Monday, February 20, 2012

This Week at Saxelby Cheesemongers: 
There's No Place Like Home, 
or All the World Loves a Market

First off, sorry cheese lovers for the lack
 of communication over these past few weeks. 
I was out of town, playing serious 
hooky and eating as much Costa Rican
 cheese as I could get my paws on. The mecca 
to conduct this glorious (and a bit gluttonous) 
sampling was none other than San Jose's historic 
central market, a sturdy, amiable, and decidedly 
simple edifice nestled into the heart of town.
mercado main entranceWalking into the cramped, bustling corridors of this 1880's market gave me pause because for many years, customers entering the Essex Market for the first time, though they hail from destinations across the globe all have the same comment: 'This market reminds me of home.' There is some kind of universal sensibility that allows people to recognize and immediately identify with a public market. They wander the aisles, their eyes taking in the myriad piles of fruits and vegetables, ogling tiers of baked goods, smelling bunches of dried herbs hanging from hooks, and sizing up slabs of meat.
In many ways, San Jose's Central Market is 
very much like Essex: a simple square of a 
building, low to the ground, stalls divided from 
one another by steel beams, with high ceilings 
and skylights of glass enmeshed with shatterproof 
wire to let the daylight seep through. However,
 if the Essex Market boasts 30 stalls, San Jose's 
has 300. The place is absolutely labyrinthine, 
or perhaps more appropriately, onion-esque, 
 with a core of stalls at the center extending 
outward towards the edges of the building 
in hectic concentric layers. 
The sensation of wandering this market is one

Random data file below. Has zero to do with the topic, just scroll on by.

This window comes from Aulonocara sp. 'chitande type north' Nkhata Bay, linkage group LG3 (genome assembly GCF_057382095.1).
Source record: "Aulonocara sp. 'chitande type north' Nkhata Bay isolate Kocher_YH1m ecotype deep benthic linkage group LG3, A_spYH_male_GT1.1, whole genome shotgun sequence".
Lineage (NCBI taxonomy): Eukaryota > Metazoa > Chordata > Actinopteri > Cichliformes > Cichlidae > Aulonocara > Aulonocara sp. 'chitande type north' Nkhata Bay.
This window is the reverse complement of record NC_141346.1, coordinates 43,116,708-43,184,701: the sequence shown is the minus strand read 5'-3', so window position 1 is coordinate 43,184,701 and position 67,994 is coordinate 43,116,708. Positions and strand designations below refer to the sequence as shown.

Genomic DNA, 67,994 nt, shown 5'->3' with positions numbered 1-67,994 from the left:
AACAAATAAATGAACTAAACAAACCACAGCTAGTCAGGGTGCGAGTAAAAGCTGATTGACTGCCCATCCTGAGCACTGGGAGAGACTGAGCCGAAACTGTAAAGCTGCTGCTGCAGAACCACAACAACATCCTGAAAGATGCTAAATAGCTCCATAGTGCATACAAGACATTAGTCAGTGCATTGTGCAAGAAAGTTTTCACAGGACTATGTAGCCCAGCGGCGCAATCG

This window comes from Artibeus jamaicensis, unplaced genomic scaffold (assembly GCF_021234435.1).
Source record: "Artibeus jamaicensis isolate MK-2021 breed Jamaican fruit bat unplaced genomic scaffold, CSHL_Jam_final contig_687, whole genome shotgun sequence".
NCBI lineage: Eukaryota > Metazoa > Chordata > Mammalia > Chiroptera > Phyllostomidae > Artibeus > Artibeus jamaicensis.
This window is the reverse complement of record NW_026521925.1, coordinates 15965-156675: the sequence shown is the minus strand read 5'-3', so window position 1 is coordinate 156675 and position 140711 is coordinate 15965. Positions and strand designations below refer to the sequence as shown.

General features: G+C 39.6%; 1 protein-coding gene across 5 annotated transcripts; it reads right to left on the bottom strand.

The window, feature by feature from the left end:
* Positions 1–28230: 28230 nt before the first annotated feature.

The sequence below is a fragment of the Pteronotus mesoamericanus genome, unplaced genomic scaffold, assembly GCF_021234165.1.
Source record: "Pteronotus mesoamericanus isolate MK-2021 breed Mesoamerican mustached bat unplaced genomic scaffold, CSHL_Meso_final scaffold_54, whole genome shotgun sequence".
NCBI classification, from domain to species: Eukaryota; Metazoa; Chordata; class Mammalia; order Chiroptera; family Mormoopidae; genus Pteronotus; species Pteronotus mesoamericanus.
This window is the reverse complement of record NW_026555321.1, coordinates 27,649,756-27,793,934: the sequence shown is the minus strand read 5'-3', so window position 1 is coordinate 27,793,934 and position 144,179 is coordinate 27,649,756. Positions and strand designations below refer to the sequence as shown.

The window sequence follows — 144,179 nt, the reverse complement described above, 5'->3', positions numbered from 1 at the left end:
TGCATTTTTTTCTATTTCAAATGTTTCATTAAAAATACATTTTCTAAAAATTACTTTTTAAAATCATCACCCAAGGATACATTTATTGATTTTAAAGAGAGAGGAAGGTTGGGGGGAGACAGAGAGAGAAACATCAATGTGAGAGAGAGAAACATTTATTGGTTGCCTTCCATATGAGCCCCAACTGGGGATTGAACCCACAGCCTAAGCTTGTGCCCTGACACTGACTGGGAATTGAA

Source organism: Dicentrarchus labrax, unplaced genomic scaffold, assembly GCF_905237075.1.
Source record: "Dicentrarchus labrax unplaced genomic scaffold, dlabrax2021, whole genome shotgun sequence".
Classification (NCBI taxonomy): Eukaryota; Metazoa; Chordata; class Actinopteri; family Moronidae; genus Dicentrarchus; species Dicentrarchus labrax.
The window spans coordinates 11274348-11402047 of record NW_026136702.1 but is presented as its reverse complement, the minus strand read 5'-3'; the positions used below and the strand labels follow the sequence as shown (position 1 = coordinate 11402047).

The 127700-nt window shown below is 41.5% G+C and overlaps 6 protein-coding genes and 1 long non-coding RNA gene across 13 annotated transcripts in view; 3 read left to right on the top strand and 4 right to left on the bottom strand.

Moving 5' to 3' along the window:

of true wonder (and a bit of vertigo) as you try 
to make your way around, and is even more baffling 
when trying to find your way back to a particular stall. 
Hansel and Gretel's breadcrumbed and backward 
GPS system would have definitely come in handy 
more than a handful of times as I tried to 
retrace my steps back to some especially
 lovely vendors. 
There was the old gentleman with all manner 
of knives... I was in search of one small enough
 to make a picnic with, but his shop was a nod 
to the overwhelming nature of the rainforest, 
agriculture, and the sprawl of the city over 
the years. He sold everything from pocket 
knives to full on machetes. Coils of lasso with 
varying thicknesses and colors adorned the
 walls from floor to ceiling. 
Then there was the helados shop, a business 
started in 1901 and thriving till the present day 
with just one perfectly sweet and refreshing flavor 
of sorbet: vanilla mixed with cinnamon. Young boys 
in blue caps and aprons served a clamoring clientele
 that flanked the stall's three outward facing 
countertops, dutifully scooping mounds of the 
 ochre-colored confection as quickly as it 
was gobbled up. 
The cheese shops were simple affairs, consisting
 of refrigerated display cases filled with trays of
 locally made fresh cheese. The most popular was 
a cheese called Turrialba named after a nearby town. 
Soft and queso fresco-like, the cheese was sold in three
 stages of ripeness: 'tierno' meaning soft and fresh,
 semi-curado, and curado. Then there was the  
queso palmita: a mozzarella-like ball of cheese named 
for its likeness to heart of palm.When cut open, 
circular layers of cheese surround one another 
concealing a tart and lemony core of fresh curd.
sodaBut the most impressive sights 
of all were the sodas, diminutive 
mom and pop lunch counters 
that served quick, hearty, and 
simple meals to marketgoers.
 The one that we stopped at
 made me blush for ever calling 
my own shop small. It was no 
more that 6 feet by 6 feet, 
and contained three workers,
 a cutting board station, a sink, 
and a small flat-top grill where 
my lunch of tortillas and salchichon
 with shredded lettuce and crema
 was prepared. We cozied up next to our neighbor on two 
of their three stools and savored our delicious lunch. 
The kicker came when the woman washing the vegetables 
loaded a bus tub of dirty dishes onto what appeared to be 
a low-hanging shelf, only to watch it be hauled up via pulley 
onto their second floor of operations! A tiny room was 
perched atop the I-beams of the diner, cloaked in 
corrugated metal. It is to this day the tiniest restaurant 
I have ever seen.
So I sign off this week with a rallying cry (and I guess 
a bit of a gushy love letter) for markets. In their very 
humble way, they are among our cities' most important
 assets.
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